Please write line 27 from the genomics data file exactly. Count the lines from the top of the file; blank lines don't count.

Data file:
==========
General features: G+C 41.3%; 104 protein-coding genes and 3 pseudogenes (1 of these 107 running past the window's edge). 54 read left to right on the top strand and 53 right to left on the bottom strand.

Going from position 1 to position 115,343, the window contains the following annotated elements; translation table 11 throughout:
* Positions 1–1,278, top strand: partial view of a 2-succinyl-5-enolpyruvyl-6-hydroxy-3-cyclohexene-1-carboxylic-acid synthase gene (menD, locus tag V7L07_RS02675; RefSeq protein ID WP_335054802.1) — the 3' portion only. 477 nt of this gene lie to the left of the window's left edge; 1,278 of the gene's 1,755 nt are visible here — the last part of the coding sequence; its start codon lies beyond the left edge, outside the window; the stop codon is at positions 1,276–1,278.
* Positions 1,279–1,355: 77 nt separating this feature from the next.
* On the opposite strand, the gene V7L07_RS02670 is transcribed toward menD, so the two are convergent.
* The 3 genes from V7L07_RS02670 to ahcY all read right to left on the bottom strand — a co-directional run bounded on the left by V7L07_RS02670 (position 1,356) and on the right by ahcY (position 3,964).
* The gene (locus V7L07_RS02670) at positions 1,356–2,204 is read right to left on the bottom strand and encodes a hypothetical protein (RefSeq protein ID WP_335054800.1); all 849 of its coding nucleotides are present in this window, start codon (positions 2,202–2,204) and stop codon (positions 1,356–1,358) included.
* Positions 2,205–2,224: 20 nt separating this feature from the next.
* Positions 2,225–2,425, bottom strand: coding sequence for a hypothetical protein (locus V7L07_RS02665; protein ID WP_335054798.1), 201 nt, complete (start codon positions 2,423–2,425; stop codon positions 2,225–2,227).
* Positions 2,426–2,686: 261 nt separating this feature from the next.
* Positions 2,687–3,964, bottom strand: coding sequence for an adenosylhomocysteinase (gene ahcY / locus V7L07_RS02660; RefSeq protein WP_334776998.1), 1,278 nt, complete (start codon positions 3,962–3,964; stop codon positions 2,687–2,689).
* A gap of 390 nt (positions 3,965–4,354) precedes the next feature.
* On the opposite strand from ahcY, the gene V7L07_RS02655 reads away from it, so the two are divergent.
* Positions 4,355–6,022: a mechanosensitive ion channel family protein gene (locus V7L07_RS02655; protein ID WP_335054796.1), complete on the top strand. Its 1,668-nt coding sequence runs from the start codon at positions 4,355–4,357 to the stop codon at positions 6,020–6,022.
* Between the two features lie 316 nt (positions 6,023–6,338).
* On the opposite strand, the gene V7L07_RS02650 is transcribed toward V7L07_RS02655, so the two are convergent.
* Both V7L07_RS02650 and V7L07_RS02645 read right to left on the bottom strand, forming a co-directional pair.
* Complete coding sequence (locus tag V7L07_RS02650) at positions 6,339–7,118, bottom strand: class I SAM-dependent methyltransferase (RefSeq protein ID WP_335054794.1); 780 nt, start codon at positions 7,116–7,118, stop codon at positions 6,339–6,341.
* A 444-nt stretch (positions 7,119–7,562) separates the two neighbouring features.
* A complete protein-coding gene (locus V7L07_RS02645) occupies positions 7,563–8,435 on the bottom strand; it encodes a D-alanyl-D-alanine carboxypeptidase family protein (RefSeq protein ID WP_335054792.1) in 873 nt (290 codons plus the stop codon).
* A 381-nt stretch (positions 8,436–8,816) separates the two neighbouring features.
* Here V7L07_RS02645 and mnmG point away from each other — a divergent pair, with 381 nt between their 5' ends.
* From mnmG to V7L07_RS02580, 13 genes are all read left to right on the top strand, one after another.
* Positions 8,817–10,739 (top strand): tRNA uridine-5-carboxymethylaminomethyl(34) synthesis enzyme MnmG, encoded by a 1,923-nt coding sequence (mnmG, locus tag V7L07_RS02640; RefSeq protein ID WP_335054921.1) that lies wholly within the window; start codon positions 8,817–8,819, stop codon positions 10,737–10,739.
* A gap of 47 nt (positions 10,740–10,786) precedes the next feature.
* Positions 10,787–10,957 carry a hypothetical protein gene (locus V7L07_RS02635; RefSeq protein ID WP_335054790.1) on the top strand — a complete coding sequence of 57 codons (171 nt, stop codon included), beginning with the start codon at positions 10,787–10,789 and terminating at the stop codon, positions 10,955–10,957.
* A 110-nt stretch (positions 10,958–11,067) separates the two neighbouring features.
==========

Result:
* A 110-nt stretch (positions 10,958–11,067) separates the two neighbouring features.